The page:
In spite of the way they may look, there is no botanical difference between bell peppers and other types of sweet peppers, and the terms are often used interchangeably. A bell pepper is simply a type of sweet pepper — as opposed to a hot pepper — and both are scientifically classified as Capsicum annuum because they are the same species.
Nonetheless, there are some differences among peppers worth noting. Color differences in bell peppers, for example, can affect the way you use them. Knowing the color and flavor characteristics of different types of sweet peppers can help you choose the ideal one for your dish.
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There is no botanical difference between bell peppers and sweet peppers, but depending on the cultivar or variety of a pepper and how long it is left on the plant, there may be differences in color, taste and shape.
Color Differences in Peppers
The differences in the color of many peppers actually depend on when it is picked. Different-colored fruits of the same cultivar are simply removed from the pepper plant at different stages of the ripening process.
Sweet peppers begin their life as green fruits. As they ripen, many types get warmer in tone, some first turning yellow, then orange and eventually red. There are other options for color too, including white and purple.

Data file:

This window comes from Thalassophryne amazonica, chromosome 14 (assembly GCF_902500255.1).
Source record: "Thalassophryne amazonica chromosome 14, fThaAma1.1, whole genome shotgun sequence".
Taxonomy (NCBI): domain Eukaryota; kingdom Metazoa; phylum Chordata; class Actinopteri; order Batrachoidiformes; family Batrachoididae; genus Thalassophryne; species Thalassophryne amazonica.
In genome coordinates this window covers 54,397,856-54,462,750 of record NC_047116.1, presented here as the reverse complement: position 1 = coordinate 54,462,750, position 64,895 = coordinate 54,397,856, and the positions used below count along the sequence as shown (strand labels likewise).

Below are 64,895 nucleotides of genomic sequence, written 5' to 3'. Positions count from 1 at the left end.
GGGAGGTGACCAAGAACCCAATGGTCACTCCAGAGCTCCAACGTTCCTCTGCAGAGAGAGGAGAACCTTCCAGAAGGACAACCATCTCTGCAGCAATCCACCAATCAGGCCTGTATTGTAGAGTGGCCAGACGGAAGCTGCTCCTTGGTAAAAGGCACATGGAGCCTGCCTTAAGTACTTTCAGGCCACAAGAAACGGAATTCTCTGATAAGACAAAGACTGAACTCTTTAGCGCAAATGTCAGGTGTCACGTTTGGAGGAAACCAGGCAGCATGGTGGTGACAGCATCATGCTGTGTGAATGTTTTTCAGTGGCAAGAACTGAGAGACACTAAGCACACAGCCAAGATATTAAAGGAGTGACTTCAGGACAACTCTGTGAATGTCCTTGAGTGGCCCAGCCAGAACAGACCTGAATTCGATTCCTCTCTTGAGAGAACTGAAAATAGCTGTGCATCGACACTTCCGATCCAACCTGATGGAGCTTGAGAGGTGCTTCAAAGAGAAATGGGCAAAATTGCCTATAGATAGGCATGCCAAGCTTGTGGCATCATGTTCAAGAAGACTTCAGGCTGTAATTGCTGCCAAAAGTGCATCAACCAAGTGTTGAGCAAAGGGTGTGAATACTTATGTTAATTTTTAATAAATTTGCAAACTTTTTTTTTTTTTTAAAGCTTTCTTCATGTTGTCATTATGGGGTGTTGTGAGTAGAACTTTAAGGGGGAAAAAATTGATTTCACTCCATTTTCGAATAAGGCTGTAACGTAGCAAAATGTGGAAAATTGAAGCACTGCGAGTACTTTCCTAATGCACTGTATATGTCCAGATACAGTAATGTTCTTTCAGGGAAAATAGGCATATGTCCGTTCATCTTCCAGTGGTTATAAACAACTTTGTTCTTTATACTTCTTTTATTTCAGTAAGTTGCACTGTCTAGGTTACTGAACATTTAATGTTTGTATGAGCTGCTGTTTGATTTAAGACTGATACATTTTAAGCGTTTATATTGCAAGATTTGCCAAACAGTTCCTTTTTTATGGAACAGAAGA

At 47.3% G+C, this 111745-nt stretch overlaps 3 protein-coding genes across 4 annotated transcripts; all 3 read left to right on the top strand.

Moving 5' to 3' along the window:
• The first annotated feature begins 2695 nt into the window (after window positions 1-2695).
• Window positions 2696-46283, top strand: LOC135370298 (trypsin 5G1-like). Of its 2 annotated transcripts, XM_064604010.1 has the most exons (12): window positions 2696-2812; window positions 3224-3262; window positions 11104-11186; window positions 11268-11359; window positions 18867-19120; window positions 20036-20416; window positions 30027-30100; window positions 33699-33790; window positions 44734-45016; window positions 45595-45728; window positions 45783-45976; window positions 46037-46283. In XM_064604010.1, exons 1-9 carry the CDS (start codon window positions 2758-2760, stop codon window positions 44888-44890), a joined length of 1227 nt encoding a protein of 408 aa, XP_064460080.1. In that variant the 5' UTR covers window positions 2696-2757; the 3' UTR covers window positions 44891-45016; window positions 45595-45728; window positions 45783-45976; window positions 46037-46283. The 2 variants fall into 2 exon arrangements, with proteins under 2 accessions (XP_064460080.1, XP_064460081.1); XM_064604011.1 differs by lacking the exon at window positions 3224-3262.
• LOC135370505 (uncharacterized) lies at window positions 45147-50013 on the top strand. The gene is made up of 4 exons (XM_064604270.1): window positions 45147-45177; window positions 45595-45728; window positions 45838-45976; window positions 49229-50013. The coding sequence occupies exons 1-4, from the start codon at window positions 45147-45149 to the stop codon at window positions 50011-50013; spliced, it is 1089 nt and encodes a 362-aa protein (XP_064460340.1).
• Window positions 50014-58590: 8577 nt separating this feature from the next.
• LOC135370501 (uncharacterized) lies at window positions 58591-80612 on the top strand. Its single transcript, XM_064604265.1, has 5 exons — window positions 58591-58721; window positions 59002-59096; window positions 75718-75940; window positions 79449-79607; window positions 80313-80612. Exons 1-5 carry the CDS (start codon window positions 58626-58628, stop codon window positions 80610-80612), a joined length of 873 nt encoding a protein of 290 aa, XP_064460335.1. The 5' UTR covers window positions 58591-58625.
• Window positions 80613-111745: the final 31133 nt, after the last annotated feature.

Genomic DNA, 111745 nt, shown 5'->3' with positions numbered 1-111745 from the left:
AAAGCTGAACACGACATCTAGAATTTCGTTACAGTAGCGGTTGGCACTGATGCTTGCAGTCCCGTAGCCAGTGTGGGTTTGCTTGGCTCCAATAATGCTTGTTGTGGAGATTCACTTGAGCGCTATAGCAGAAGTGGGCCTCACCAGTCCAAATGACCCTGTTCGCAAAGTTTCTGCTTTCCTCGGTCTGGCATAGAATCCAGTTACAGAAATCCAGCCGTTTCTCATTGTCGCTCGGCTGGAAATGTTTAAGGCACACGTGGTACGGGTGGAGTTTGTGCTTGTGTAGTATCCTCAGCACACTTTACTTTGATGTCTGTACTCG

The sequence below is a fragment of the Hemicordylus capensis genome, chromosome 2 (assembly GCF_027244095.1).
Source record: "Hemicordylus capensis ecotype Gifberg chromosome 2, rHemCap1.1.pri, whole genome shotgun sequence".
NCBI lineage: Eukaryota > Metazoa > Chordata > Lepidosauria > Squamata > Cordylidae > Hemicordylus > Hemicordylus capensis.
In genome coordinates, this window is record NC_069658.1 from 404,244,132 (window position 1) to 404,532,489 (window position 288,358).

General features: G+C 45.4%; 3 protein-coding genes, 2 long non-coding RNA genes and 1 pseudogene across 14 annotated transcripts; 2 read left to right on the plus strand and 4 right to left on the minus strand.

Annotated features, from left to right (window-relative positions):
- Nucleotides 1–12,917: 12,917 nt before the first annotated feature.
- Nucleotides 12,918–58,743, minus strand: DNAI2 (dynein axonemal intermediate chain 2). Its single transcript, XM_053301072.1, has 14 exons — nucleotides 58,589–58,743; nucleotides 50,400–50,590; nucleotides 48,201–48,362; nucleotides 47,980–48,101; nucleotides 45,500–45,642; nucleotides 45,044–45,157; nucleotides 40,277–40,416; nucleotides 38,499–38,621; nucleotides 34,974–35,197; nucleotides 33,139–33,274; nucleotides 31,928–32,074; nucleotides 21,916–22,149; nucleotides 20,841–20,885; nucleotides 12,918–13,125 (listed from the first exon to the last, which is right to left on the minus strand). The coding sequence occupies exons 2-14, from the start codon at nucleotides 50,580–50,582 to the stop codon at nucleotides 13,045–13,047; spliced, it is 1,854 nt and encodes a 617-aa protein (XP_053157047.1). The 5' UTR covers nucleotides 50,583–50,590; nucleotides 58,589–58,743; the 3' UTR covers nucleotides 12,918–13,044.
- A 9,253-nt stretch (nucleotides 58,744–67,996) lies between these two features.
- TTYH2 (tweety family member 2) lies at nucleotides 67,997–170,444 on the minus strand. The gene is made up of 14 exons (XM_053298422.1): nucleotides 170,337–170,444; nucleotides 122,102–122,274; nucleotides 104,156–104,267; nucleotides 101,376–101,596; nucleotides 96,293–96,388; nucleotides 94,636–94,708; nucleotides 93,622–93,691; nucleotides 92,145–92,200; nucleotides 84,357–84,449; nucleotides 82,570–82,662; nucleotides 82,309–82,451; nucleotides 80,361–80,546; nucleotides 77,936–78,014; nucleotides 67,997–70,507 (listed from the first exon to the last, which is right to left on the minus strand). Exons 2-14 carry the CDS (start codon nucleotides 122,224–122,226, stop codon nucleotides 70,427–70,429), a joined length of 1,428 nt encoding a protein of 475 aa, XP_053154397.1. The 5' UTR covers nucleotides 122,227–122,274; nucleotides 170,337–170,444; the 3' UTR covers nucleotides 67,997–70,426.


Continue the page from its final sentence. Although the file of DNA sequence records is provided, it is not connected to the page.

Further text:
Flavor Differences in Peppers
As sweet peppers ripen, they tend to become less bitter and more sweet. The longer some peppers stay on the plant, the more sugar content they develop. Thus, a green bell pepper is the least sweet and the most bitter. Green peppers may be eaten raw but can also be a useful ingredient in cooking. Yellow and orange peppers are of a similar flavor. They are quite mild and a bit sweet and can be eaten raw or cooked.
Red peppers are the sweetest of the sweet peppers. They're often eaten raw as crudités and in salads and are also a common type used for stuffed or roasted peppers, thanks to their mildly sweet taste. Red peppers also contain the most nutrients.
Purple and white peppers tend to be more comparable to the green end of the sweet pepper spectrum, with a fresher, crisper bite. White and purple peppers, such as the 'White Cloud' and 'Purple Beauty' cultivars, respectively, are also less common than other colors and can be used to add visual interest to a dish.
Differences Among Pepper Cultivars
The main differences aside from flavor among different types of sweet peppers are cosmetic. Sweet pepper selections can come in a wide range of sizes and shapes, including a long, carrotlike shape, such as 'Cornito Gaillo'; small and rounded, such as 'Cherry Pick'; or large and blocky, such as 'King Arthur.' Sheepnose pimento peppers are shaped like their descriptive namesake.
While some peppers are filled with bitter seeds that must be removed before you eat the fruit, others, such as 'Yellow Sweetie' and 'Yum Yum Mix,' have far fewer seeds, if any. Different sweet pepper cultivars can be even sweeter than red bell peppers, but they follow the same basic color-to-flavor correlation, with green being the most bitter and red the sweetest.
- Clemson Cooperative Extension: Pepper
- Old Farmer's Almanac: Growing Bell Peppers
- BBC: Are Green, Red, Yellow and Orange Peppers Different?
- UC Master Gardener Program of Contra Costa: Pepper Collections for 2021
- Mississipi State University Extension: Bellpeppers & Differences Between Color Varieties
- Portland Nursery: 2020 Sweet Peppers